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MAPUTO – Girls Not Brides Mozambique welcomes the launch today of Mozambique’s National Strategy to Prevent and Combat Child Marriage. The strategy was spearheaded by the Ministry of Gender, Children and Social Affairs in consultation with multiple ministries, international agencies, donor partners, and Girls Not Brides Mozambique.
The strategy outlines contains eight main pillars which are pivotal to ending child marriage in Mozambique, including: a communications and social mobilisation campaign; improving girls’ access to education, as well as sexual and reproductive health services, family planning, and sex education; support for married girls; and reform of the legal framework.
“The coming months will be critical to ensuring the strategy becomes more than just another impressive document languishing on the shelves” said Albino Francisco from Girls Not Brides Mozambique.
In outlining what happens next, Mr Francisco continued:
“While firm action is needed from all ministries – in particular the ministries of Gender, Education, Health and Justice – the central Government will not be able to implement the strategy alone. Success will require a strong coordinated action by everyone involved in compiling the strategy – Government, International Agencies, Donor Partners and Civil Society. Those on the frontlines – district and provincial government officials, media, parents, teachers, leaders, girls themselves and community, religious and traditional leaders - must also be closely engaged as they have a central role in changing attitudes to child marriage and getting girls the services they need.”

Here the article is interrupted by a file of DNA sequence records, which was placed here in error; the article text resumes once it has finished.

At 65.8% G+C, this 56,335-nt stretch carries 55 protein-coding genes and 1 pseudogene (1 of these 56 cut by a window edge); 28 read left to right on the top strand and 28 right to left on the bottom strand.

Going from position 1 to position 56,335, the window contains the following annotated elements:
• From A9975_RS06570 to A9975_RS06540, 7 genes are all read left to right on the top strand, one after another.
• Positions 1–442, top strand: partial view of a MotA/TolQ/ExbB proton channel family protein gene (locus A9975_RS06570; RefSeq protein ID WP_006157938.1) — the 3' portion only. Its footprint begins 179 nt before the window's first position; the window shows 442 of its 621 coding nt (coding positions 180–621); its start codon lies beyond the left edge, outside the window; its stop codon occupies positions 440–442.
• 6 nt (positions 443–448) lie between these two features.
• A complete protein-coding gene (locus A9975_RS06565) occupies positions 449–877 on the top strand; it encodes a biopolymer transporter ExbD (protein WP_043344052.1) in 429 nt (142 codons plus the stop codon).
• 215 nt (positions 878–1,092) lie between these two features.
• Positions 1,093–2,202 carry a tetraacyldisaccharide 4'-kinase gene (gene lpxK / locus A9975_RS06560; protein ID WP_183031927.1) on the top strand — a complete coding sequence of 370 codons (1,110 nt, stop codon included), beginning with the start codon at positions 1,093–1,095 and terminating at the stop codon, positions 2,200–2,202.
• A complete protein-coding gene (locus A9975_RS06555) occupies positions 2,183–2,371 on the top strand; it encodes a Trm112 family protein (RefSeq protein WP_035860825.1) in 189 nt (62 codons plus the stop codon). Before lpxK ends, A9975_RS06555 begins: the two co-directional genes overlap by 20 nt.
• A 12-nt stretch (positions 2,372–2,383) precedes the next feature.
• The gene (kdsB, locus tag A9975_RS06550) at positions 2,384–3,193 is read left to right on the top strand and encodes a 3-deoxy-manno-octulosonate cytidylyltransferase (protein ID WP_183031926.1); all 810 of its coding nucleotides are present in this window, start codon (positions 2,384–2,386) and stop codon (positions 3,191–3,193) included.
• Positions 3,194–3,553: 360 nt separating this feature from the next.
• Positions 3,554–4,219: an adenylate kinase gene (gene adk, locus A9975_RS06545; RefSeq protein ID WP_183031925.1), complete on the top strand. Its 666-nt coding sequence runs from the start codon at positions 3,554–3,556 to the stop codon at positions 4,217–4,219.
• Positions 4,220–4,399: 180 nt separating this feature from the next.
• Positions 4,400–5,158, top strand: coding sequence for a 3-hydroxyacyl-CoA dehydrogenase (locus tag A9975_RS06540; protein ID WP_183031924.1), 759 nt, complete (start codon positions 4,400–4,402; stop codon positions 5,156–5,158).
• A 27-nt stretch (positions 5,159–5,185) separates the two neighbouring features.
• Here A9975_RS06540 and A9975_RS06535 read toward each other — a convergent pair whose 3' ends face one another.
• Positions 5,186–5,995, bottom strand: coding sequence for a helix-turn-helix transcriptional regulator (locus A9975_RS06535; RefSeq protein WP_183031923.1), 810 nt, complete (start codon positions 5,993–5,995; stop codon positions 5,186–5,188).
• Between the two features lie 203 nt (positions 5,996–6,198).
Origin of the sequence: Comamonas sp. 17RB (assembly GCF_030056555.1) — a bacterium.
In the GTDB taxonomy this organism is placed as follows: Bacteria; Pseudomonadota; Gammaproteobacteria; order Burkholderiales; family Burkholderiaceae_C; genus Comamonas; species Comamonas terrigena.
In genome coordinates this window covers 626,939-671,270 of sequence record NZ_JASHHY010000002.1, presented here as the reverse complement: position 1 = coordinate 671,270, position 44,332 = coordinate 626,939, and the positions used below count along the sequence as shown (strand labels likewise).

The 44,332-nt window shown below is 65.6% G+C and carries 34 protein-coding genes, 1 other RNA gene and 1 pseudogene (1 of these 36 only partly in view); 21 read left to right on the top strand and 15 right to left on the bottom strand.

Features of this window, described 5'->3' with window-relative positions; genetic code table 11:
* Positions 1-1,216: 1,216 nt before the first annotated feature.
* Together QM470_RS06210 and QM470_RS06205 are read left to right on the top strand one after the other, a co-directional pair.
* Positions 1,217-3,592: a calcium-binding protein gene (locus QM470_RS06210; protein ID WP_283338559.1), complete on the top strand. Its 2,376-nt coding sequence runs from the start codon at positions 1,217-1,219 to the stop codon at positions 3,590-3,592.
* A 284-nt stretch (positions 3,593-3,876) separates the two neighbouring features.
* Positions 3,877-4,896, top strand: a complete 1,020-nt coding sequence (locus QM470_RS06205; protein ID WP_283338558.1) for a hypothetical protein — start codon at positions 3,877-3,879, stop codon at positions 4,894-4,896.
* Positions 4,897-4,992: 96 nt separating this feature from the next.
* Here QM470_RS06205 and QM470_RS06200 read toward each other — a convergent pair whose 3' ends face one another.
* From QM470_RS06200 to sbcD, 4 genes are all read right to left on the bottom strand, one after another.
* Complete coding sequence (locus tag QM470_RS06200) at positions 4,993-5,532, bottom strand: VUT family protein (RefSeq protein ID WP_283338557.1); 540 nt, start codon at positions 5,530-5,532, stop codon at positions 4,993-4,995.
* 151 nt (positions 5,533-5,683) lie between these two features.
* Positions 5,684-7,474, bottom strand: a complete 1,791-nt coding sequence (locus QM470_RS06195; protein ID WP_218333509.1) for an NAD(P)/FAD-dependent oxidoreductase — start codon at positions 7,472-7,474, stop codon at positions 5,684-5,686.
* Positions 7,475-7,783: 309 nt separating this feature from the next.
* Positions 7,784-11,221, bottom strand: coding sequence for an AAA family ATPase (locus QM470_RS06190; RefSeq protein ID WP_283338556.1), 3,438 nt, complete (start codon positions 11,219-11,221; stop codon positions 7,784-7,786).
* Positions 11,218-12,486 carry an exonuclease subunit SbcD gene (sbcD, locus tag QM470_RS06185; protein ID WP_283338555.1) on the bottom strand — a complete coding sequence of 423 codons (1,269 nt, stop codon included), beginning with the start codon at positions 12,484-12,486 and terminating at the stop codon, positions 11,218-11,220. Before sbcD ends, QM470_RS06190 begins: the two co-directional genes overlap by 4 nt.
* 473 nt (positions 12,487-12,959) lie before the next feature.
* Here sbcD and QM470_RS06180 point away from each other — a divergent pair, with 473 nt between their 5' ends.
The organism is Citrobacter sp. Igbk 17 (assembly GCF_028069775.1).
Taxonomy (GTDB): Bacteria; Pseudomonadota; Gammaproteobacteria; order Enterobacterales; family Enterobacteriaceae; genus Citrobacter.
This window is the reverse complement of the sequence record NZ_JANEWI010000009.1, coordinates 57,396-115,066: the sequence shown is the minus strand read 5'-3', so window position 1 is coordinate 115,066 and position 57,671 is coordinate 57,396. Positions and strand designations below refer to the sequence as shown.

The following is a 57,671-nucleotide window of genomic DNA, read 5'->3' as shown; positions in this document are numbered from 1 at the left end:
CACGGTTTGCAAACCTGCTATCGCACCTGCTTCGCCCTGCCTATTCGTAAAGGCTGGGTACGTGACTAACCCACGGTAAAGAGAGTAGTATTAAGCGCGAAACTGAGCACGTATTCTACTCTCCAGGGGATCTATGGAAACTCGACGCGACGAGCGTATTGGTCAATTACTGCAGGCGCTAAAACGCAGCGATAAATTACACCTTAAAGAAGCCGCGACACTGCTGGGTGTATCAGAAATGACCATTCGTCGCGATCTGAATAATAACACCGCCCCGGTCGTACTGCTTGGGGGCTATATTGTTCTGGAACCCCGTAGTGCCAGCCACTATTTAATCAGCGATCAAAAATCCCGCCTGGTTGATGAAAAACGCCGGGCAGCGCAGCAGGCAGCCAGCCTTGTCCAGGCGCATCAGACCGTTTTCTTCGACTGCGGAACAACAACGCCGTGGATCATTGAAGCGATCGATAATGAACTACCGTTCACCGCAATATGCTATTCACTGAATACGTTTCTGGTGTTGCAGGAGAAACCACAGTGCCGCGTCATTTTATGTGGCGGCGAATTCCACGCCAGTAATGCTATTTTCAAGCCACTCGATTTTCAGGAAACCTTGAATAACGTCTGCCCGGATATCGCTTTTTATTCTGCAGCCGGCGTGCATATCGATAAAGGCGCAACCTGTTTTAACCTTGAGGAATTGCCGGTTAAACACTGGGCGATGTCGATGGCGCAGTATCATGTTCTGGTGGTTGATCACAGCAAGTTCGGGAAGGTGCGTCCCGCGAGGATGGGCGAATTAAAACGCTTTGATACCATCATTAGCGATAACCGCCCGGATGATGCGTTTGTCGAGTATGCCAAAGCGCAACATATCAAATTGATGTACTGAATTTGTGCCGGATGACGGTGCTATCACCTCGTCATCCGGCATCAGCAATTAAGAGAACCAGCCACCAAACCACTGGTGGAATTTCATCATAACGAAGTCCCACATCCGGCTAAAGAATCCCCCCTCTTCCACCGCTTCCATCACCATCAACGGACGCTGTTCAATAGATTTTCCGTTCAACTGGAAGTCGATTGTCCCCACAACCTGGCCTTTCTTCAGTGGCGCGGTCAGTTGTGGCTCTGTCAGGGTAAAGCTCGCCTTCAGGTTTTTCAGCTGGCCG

Although there have been slight decreases in child marriage rates in Mozambique, population growth has meant that the actual number of married girls has increased. Mozambique has the tenth highest rate of child marriage in the world. Nearly one in two girls in Mozambique are married before their 18th birthday, and 14 percent are married by the age of 15, despite the legal age of marriage being 18.
The reasons for why child marriage is prevalent varies across the country, but the common contributing factors are lack of access to education and poverty, as well as traditional practices, particularly in rural areas. In the north, traditional practices aimed at children from 10 to 13 years contribute to child marriage by emphasising the subordination of a girl to her husband and elders, and signifies a girl moving into adulthood and towards marriage. In the south of the country, adolescent pregnancy remains one of the leading causes of child marriage.
The consequences for girls are long lasting and often devastating. Child brides in Mozambique face a wide range of social and health consequences including higher rates of maternal mortality, complications during pregnancy and childbirth, and a higher risk of HIV infection.
About Girls Not Brides Mozambique
Girls Not Brides Mozambique is a national partnership made up of civil society organisations working in Mozambique committed to ending child marriage and enabling girls to fulfil their potential. The partnership shares the conviction that every girl has the right to lead the life that she chooses and that, by ending child marriage, we can achieve a safer, healthier and more prosperous future for all.
Find out more about Girls Not Brides at www.GirlsNotBrides.org
Follow Girls Not Brides on Twitter @GirlsNotBrides
Interviews are available with Terezinha da Silva and Persilia Muianga of Girls Not Brides Mozambique.
In the time it has taken to read this article 33 girls under the age of 18 have been married
Each year, 12 million girls are married before the age of 18
That is 23 girls every minute
Nearly 1 every 3 seconds